Celebs may help sell magazines but do they really help market drugs? In the wake of Robert Jarvik's public downfall from Pfizer's pitchman-pedestal, advertising experts are wondering. Famous folk do generate interest, but maybe meds shouldn't be sold using the same techniques used to hawk detergent.
Consider the fact that the Jarvik controversy revolved around his qualifications to recommend Lipitor, a cholesterol med. Inventor of the artificial heart, Jarvik had never practiced medicine. Critics say that more effective pitches come from famous people who are actual patients, such as Sally Field--who was diagnosed with osteoporosis in 2005--promoting Roche and GlaxoSmithKline's Boniva.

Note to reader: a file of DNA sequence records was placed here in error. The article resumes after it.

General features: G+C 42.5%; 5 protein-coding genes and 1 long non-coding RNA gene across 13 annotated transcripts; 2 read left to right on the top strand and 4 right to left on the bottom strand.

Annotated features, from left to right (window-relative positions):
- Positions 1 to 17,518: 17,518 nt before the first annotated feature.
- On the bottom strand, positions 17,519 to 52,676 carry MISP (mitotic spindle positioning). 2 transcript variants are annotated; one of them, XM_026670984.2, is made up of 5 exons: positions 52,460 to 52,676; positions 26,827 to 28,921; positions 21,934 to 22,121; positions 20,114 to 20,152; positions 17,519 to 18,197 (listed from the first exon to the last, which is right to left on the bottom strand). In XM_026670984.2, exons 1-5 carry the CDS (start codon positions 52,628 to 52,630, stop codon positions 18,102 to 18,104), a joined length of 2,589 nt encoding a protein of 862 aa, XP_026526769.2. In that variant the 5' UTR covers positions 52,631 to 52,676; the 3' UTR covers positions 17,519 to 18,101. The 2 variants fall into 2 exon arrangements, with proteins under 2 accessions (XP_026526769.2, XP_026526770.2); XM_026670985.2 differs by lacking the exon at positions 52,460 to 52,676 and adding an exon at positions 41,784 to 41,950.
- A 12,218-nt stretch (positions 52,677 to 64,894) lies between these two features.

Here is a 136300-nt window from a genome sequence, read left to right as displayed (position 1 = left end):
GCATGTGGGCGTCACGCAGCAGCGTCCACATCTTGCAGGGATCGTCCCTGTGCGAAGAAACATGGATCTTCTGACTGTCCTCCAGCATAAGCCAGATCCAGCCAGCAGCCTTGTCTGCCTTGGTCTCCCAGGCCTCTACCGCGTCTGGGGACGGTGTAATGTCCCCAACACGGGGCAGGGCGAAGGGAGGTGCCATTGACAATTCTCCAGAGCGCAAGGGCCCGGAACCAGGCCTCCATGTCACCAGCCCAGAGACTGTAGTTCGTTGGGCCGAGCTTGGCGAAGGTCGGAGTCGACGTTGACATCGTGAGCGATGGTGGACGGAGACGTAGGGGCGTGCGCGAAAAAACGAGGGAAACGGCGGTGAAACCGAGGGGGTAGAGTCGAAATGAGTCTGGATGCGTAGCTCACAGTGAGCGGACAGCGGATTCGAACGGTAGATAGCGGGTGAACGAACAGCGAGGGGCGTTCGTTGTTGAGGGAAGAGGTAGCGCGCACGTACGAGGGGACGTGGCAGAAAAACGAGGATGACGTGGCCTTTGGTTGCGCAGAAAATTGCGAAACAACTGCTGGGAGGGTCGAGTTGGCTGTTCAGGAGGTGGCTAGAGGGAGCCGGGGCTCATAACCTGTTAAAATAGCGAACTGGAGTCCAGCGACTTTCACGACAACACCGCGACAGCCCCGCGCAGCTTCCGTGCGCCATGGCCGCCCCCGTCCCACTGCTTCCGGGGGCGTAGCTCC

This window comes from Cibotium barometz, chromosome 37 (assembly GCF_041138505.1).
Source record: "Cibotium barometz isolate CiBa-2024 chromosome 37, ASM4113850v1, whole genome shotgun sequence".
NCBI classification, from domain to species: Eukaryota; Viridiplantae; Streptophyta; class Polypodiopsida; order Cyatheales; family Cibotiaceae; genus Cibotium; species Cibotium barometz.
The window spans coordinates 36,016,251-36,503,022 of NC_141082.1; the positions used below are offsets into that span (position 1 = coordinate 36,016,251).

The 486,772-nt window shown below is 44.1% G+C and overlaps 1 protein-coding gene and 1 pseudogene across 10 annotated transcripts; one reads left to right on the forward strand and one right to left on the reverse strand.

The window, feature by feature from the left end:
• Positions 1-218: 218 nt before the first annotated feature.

Either way, though, celebrities tend to distract from the ad message--and in drug ads, the rapidly spoken voice-over of side effects is, for safety's sake, an important set of info that needs to be conveyed. That's one reason why Big Pharma has backed off from celebrities and turned to animated bees and Abraham Lincoln instead. Expect more backing off, experts said. "I think the latest round of concern is going to cause a lot of agencies to think twice," one ad exec predicted.
- check out the article in the Boston Globe